Is there a specific time of day where you feel you write better?
Oddly enough, I do believe that I write better in the early morning hours, and by that I mean at three or four in the morning. There is just something about that time that really gets my mind going, and so if I’m running low on inspiration during the day I just wait, and that almost always works.
When you're not writing, how do you spend your time?
When I’m not writing I enjoy reading (surprise), hiking, rock climbing, swimming, yoga, kayaking, camping, bowling, going to the movies, traveling, hanging out with friends, and all sorts of stuff. I’m definitely more of an outdoorsman, though.
What are you working on next?
At the moment, much of my focus has been devoted to the second installment of "The Last Alignment" series which is close to completion. There are a few short stories that I'm working on to accompany it as well just as "The Possession of Sarah Allis" accompanied "Cry of the Scorpions." I'm excited to release it and I can’t wait for readers to delve deeper into all the different aspects of this world that I’ve created.
Published 2014-03-23.
Smashwords Interviews are created by the profiled author, publisher or reader.

Books by This Author

The Possession of Mark Lyerly
Price: Free! Words: 3,900. Language: English. Published: August 27, 2018. Categories: Fiction » Fantasy » Urban, Fiction » Fantasy » Dark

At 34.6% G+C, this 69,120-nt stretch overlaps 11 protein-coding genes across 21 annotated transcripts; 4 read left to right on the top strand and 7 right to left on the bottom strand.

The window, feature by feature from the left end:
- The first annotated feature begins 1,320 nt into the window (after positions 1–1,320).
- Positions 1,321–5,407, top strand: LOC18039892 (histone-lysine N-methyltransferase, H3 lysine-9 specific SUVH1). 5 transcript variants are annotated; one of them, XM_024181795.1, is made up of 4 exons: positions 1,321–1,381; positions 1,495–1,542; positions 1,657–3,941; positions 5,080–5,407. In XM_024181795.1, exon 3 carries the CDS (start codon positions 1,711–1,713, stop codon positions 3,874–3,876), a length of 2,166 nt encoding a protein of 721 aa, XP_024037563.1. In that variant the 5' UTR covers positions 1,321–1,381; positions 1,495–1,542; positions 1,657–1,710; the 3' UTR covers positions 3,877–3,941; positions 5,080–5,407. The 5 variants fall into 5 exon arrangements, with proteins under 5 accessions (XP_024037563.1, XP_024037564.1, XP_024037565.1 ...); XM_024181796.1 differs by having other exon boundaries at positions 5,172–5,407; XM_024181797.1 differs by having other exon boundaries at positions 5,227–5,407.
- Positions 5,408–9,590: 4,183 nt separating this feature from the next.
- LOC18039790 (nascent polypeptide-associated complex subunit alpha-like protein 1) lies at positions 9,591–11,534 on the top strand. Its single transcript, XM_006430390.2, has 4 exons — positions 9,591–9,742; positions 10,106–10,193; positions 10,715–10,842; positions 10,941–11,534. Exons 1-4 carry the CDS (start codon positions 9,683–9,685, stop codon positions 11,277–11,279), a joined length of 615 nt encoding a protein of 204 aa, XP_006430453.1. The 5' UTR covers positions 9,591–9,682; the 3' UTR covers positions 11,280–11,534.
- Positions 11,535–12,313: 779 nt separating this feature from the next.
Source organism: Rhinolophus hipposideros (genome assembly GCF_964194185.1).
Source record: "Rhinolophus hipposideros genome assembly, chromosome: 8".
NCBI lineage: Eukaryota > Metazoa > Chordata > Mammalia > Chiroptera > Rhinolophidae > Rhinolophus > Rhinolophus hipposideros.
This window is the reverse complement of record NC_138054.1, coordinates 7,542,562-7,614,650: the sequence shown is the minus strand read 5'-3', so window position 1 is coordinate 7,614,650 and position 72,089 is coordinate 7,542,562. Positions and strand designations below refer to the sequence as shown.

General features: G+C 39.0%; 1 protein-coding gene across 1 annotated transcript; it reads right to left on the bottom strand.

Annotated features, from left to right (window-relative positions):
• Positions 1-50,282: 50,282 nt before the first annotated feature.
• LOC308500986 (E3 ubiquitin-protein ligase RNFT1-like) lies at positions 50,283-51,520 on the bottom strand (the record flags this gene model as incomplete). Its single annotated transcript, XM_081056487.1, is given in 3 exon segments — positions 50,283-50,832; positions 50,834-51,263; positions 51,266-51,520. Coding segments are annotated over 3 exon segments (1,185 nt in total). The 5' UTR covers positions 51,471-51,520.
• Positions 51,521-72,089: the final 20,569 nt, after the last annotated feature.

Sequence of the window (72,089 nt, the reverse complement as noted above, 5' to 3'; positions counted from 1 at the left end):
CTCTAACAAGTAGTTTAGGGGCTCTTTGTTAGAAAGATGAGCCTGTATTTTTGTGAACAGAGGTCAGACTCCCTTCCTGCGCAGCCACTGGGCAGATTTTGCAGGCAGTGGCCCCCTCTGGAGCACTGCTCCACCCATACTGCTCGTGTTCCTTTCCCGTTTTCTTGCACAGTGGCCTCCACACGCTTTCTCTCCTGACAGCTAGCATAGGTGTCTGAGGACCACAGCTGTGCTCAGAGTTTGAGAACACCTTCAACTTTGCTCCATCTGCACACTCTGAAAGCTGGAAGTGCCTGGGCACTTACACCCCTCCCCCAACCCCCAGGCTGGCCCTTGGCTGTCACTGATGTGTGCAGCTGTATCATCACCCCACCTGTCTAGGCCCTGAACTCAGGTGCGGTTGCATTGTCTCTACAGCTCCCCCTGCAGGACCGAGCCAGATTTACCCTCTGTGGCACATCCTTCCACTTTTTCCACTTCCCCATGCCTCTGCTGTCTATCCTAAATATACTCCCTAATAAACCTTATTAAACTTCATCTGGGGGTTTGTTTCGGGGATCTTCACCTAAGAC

Mark Lyerly is at his lowest point. Unable to cope with his teen daughter’s death and the stress of the aftermath of her horrific and calamitous deed, he is ready to end his suffering. However, after two strangers mysteriously show up in his living room, he learns that he will indeed die, but not by his own hand or terms.
The Last Alignment: Evanescent Veils (Book 2)
Price: $3.99 USD. Words: 107,410. Language: English. Published: November 19, 2015. Categories: Fiction » Fantasy » Urban, Fiction » Fantasy » Dark
While Hudson, Androse, Zander, Natalye, and Awbrey are still reeling from the calamitous events that took place at Vancent E. Redding High School, Hektor is left with no choice but to start their training even before they come into their full powers as Wielders.
The Possession of Sarah Allis
Price: Free! Words: 3,950. Language: American English. Published: October 24, 2012. Categories: Fiction » Fantasy » Paranormal
(5.00 from 1 review)
Sarah Allis had completed her duties as a den-mother for the day, but before she could make her way home she encounters a mysterious woman by the name of Lilait. Lilait has plans for Sarah, and an evening that started off sweetly ends in the unthinkable.
The Last Alignment: Cry of the Scorpions (Book 1)
Price: $0.99 USD. Words: 60,610. Language: American English. Published: July 31, 2012. Categories: Fiction » Fantasy » Urban, Fiction » Fantasy » Epic
(5.00 from 1 review)
Hektor had been dead for fourteen years, and he believed that all the chaos that existed had died with him. And now, he has returned, and while he doesn’t know how he's found his way back to the land of the living, he recognizes that the situation is far more dangerous and hostile than before.